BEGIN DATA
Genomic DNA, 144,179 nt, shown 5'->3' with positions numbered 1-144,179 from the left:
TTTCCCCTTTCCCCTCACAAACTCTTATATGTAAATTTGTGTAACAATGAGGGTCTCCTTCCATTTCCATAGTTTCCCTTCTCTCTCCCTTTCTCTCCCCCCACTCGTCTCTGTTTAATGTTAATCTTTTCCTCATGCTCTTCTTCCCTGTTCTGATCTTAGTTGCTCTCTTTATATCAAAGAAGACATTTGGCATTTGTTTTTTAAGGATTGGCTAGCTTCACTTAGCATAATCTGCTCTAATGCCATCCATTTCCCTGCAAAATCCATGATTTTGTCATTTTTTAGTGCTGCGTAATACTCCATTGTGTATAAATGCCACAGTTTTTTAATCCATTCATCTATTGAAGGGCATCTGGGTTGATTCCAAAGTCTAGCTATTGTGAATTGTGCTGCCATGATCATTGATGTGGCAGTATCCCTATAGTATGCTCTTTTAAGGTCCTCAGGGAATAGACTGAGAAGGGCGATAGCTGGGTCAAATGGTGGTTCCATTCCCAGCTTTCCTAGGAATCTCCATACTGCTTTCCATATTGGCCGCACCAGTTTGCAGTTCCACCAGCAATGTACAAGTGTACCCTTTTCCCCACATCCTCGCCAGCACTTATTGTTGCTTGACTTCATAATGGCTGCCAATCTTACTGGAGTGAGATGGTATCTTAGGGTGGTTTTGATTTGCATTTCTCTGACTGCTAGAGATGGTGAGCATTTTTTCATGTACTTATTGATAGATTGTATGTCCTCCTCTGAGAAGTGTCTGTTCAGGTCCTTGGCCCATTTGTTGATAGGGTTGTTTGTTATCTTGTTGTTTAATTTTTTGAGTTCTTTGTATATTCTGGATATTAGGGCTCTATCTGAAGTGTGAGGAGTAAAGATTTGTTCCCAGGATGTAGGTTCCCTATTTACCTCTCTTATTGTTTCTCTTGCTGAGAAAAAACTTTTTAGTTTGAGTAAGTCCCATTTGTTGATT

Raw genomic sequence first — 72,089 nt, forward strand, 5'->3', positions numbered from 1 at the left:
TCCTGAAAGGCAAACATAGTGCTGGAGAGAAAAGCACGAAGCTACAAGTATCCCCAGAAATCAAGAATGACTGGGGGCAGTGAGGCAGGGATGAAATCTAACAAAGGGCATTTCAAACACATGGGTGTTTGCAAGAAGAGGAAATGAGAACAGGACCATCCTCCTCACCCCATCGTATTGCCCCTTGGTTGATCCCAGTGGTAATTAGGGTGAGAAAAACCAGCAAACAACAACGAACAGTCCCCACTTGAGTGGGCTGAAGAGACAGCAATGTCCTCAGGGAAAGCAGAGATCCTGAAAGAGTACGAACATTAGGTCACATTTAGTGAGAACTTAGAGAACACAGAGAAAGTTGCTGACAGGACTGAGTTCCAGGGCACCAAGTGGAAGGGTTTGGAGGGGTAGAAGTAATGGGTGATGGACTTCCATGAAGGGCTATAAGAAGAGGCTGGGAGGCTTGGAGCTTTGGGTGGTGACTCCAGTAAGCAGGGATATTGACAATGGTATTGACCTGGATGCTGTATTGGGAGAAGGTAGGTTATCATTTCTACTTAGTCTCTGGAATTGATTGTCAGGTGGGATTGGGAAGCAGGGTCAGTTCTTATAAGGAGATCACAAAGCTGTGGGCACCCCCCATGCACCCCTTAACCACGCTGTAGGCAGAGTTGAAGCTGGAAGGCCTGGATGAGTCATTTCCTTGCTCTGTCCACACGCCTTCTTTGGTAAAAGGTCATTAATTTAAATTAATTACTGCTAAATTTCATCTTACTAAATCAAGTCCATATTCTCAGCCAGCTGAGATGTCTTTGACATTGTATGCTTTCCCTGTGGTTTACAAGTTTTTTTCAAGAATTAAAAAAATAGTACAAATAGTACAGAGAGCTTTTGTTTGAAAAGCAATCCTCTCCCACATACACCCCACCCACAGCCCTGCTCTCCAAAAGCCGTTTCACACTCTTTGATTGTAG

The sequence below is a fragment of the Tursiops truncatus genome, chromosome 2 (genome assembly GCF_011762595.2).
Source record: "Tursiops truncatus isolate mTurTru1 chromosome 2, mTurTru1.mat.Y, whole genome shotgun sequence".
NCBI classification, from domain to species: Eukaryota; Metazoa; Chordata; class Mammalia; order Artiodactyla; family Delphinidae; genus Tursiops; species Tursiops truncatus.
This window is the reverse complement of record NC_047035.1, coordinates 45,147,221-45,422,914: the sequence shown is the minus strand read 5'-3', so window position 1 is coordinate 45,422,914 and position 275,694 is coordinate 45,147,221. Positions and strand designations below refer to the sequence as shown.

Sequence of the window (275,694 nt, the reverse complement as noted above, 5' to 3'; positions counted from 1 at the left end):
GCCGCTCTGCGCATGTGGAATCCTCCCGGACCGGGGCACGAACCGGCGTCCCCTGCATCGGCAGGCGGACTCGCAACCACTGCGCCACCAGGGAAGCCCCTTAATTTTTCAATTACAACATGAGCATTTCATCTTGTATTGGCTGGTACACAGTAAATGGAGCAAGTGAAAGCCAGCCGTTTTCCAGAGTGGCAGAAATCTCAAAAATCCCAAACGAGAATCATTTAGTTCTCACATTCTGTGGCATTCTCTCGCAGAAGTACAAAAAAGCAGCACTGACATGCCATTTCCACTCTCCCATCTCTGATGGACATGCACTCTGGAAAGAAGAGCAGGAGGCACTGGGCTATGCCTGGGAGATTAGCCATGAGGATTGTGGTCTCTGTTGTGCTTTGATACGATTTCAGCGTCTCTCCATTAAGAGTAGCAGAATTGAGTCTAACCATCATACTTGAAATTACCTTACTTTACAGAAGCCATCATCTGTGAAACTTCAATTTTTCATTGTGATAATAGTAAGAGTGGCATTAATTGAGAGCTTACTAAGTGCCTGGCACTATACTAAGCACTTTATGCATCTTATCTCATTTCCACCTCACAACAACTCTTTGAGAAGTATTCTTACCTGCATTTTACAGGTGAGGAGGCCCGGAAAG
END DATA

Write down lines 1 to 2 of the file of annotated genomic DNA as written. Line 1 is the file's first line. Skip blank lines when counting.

Genomic DNA, 144,179 nt, shown 5'->3' with positions numbered 1-144,179 from the left:
TTTCCCCTTTCCCCTCACAAACTCTTATATGTAAATTTGTGTAACAATGAGGGTCTCCTTCCATTTCCATAGTTTCCCTTCTCTCTCCCTTTCTCTCCCCCCACTCGTCTCTGTTTAATGTTAATCTTTTCCTCATGCTCTTCTTCCCTGTTCTGATCTTAGTTGCTCTCTTTATATCAAAGAAGACATTTGGCATTTGTTTTTTAAGGATTGGCTAGCTTCACTTAGCATAATCTGCTCTAATGCCATCCATTTCCCTGCAAAATCCATGATTTTGTCATTTTTTAGTGCTGCGTAATACTCCATTGTGTATAAATGCCACAGTTTTTTAATCCATTCATCTATTGAAGGGCATCTGGGTTGATTCCAAAGTCTAGCTATTGTGAATTGTGCTGCCATGATCATTGATGTGGCAGTATCCCTATAGTATGCTCTTTTAAGGTCCTCAGGGAATAGACTGAGAAGGGCGATAGCTGGGTCAAATGGTGGTTCCATTCCCAGCTTTCCTAGGAATCTCCATACTGCTTTCCATATTGGCCGCACCAGTTTGCAGTTCCACCAGCAATGTACAAGTGTACCCTTTTCCCCACATCCTCGCCAGCACTTATTGTTGCTTGACTTCATAATGGCTGCCAATCTTACTGGAGTGAGATGGTATCTTAGGGTGGTTTTGATTTGCATTTCTCTGACTGCTAGAGATGGTGAGCATTTTTTCATGTACTTATTGATAGATTGTATGTCCTCCTCTGAGAAGTGTCTGTTCAGGTCCTTGGCCCATTTGTTGATAGGGTTGTTTGTTATCTTGTTGTTTAATTTTTTGAGTTCTTTGTATATTCTGGATATTAGGGCTCTATCTGAAGTGTGAGGAGTAAAGATTTGTTCCCAGGATGTAGGTTCCCTATTTACCTCTCTTATTGTTTCTCTTGCTGAGAAAAAACTTTTTAGTTTGAGTAAGTCCCATTTGTTGATT